Wesley Dunning teaches writing at Embry-Riddle Aeronautical University in Daytona Beach, Florida. His work appears in Blueline, Gravel Magazine, and others. What follows is a recent conversation I had with him:
I’ve always been interested in the cross-pollination between composition and creative writing, so I’d love to hear you talk a bit about your recently completed dissertation, Poetic Rhetoric: Reflections of Six Poet-Compositionists. (Full disclosure: I was one of the six poet-compositionists you interviewed.)
I came into the Indiana University of Pennsylvania doctoral program with an MFA in Creative Writing from the University of Memphis. I approached my PhD work thinking that now I needed to place all that creative writing work on hold. Taking composition and applied linguistics classes helped me realize that pursuing both disciplines at the same time was meaningful work. A reflection from the late compositionist and poet Wendy Bishop was especially significant to my study: “I do my mixing, not to elevate genres but to intermingle them, not to venerate the poetic or belletristic but to point out that each brings us to our senses though in different modes and tones.” So my dissertation came out of being able to research and practice what was important to me.
What would you say is the unique contribution that your dissertation makes to the field of composition studies?
It’s the focus on the six participants who have all contributed work in composition and rhetoric and published at least one volume of poetry. I interviewed each of them twice and asked them to provide me the handful of texts that they believed most influenced their careers in both composition/rhetoric and poetry. From my discussions with each of them and the works they deemed influential to their career, my dissertation explored their notions of the rhetorical functions of poetry writing, the place of poetry writing in first year writing courses, and what they believed about students experimenting and mixing forms in general education college writing courses. In each participant’s chapter I weaved in relevant sections from their influential works as a kind of organic literature review as well as blended my own poems throughout the prose text to enact my argument.
Obviously, Poetic Rhetoric was written long before Covid-19, but does your dissertation shed any light on how we should be approaching the teaching of college writing during the pandemic?
I believe it asks our students to consider their mindsets and how the work they’re being asked to do in writing courses influences how they think about themselves, how they might communicate different elements of themselves and imagine another’s perspectives in different forms, and what they believe their readers, their audience might value. As many of the wonderful poet-compositionists in my study told me, we’re all being bombarded with so much text on a daily and even minute-to-minute basis that this may be a time when can we begin to process what this overload of text means to each of us right here and right now, as well as in the future.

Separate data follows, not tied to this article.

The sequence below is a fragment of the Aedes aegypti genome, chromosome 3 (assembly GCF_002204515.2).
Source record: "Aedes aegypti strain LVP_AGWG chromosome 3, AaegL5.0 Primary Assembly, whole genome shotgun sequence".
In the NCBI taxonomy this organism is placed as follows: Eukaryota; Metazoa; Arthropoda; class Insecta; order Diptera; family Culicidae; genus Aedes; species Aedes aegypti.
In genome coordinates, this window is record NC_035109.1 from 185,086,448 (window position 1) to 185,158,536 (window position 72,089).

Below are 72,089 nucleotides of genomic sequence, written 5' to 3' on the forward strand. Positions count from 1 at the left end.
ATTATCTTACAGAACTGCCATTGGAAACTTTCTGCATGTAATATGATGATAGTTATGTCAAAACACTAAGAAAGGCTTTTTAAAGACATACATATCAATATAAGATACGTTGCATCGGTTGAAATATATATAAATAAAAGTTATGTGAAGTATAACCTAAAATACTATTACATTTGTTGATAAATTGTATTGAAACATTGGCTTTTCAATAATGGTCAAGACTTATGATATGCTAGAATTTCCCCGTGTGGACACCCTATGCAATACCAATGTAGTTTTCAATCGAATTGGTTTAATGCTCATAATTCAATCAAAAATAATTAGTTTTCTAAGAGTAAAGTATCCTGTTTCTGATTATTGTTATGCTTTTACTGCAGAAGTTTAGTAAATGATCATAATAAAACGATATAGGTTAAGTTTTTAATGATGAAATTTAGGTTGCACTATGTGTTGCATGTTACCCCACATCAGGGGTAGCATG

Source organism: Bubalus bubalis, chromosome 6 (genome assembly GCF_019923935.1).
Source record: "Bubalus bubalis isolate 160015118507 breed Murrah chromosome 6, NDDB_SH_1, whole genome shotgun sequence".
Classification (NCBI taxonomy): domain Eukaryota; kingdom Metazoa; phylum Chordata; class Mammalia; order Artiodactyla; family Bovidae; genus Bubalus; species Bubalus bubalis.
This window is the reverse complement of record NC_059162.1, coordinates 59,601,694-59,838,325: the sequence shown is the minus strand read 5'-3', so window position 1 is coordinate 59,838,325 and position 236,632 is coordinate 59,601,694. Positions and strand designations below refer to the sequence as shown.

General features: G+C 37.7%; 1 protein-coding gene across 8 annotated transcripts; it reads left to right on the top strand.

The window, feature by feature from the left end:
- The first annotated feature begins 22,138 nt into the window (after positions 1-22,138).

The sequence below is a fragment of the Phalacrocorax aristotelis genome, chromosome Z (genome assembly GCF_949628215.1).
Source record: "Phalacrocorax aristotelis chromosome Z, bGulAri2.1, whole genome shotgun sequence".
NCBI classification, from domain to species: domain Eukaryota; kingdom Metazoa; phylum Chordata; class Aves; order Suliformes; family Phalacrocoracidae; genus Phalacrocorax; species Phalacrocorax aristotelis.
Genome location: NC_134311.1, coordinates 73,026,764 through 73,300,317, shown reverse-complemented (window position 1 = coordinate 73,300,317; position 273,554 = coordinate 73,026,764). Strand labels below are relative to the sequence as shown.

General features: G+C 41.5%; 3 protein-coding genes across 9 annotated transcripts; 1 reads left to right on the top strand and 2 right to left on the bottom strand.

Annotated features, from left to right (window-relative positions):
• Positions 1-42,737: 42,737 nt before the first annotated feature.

So “poetic rhetoric” is not necessarily about having a requirement that our students write poems in first year composition?
It’s about inhabiting an embodied frame of mind. It’s an orientation to the work of composing that provides access to elements of the self that other forms of composing do not, a composing process that emphasizes pattern of sound, image, and form. It’s about considering when, where, and why I might or might not compose in different forms.
I’ve heard you talk about the fact that so many great poets have described poetry not in terms of genre conventions, like rhyme or metaphor, but as a way of being in the world. What does it mean for our students to be in the world right now?
Each day is filled with both order and disorder, as poet Gregory Orr writes. There’s the cyclical nature of the world around us—the changing of seasons, day turning to night and back to day, birth and death—as well as the cyclical nature of our own daily habits—waking and sleeping, the back and forth flow of conversation, the hundreds of similar movements we perform over and over again in our places of working and living each day without much notice.
Sounds like the monotony of sheltering in place!
And yet life surprises us every day: unexpected joys and tragedies occur. The whole world experiences a global pandemic. Loved ones are losing their jobs, their lives. Our worlds are thrown into disarray in both large and small ways. How are our students experiencing all of this? How might they choose to represent that experience? What alternatives do they have to provide some kind of textual shape to what they’re thinking and feeling? Exploring the patterns and disruptions of patterns in our lives and in our mindsets through composing in different forms is one value of poetic rhetoric for teaching writing during this global health crisis.